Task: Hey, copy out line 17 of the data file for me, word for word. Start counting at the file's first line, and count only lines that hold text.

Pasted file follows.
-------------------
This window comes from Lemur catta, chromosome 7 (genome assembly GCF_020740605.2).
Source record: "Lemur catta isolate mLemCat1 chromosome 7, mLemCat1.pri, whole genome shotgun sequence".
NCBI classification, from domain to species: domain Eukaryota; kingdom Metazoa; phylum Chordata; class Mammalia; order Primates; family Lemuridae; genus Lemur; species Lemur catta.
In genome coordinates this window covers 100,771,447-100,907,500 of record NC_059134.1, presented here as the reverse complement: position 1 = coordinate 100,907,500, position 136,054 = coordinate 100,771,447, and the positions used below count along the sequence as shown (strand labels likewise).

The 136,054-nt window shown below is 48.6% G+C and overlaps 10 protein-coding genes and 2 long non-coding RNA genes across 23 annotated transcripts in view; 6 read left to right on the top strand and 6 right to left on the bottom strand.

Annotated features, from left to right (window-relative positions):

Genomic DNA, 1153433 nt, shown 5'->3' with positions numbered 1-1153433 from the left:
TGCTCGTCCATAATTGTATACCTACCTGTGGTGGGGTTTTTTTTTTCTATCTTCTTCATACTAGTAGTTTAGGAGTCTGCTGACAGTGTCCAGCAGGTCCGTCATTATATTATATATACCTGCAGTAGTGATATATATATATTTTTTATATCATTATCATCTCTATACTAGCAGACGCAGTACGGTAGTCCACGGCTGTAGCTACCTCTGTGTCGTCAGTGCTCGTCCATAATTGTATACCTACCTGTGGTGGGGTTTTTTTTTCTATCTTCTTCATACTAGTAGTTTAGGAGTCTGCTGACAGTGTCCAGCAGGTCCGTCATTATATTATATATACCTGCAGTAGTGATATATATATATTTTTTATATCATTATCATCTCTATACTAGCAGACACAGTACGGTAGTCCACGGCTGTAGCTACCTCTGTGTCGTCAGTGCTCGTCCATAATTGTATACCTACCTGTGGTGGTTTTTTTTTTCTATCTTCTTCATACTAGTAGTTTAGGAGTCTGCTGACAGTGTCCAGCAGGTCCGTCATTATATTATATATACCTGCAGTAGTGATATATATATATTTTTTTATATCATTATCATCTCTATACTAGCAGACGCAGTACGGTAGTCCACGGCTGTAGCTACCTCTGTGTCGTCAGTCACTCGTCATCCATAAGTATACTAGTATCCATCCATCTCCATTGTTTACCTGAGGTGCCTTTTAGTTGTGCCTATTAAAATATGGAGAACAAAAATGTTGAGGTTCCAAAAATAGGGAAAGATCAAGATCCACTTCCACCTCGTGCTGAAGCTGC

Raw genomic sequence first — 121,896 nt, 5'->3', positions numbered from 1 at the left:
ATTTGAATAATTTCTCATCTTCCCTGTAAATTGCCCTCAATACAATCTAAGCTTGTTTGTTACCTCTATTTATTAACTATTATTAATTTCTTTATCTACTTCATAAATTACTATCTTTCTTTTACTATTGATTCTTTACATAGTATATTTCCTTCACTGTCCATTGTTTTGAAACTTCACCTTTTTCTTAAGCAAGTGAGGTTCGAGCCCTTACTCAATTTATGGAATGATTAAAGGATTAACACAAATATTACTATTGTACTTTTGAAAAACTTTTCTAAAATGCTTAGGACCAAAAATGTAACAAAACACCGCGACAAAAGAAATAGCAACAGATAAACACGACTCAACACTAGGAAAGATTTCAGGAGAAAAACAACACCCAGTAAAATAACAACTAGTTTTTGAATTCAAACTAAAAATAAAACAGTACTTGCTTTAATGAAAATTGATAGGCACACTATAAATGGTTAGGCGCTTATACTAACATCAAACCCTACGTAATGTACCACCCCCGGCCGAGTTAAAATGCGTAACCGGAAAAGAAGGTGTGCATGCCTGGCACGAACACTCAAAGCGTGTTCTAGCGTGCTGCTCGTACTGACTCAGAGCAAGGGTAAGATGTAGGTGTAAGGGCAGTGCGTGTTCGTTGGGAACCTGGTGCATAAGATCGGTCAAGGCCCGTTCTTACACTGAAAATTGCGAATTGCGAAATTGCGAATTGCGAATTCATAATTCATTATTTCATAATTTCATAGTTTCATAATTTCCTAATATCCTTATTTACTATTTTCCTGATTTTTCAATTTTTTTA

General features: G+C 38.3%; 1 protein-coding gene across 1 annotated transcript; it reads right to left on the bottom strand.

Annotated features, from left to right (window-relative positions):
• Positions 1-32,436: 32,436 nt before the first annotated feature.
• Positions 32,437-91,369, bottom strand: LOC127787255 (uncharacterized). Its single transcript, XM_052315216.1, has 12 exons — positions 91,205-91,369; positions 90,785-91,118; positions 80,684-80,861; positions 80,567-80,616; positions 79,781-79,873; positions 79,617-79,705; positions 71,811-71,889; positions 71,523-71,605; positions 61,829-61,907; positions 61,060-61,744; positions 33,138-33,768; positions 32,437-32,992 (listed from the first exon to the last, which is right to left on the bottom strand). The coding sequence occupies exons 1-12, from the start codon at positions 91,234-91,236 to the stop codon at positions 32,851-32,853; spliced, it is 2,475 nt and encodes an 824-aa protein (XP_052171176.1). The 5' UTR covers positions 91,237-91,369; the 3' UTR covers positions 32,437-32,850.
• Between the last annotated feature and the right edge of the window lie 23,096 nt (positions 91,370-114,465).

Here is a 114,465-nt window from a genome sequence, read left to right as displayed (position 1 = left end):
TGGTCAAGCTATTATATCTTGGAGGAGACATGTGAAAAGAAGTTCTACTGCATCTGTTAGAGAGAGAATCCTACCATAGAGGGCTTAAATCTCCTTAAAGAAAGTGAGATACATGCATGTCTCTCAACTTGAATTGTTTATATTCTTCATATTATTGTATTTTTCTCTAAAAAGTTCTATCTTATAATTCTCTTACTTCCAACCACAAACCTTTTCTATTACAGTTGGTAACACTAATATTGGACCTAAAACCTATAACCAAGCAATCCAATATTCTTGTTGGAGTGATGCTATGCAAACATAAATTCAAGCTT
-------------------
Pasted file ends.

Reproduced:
TGGTCAAGCTATTATATCTTGGAGGAGACATGTGAAAAGAAGTTCTACTGCATCTGTTAGAGAGAGAATCCTACCATAGAGGGCTTAAATCTCCTTAAAGAAAGTGAGATACATGCATGTCTCTCAACTTGAATTGTTTATATTCTTCATATTATTGTATTTTTCTCTAAAAAGTTCTATCTTATAATTCTCTTACTTCCAACCACAAACCTTTTCTATTACAGTTGGTAACACTAATATTGGACCTAAAACCTATAACCAAGCAATCCAATATTCTTGTTGGAGTGATGCTATGCAAACATAAATTCAAGCTT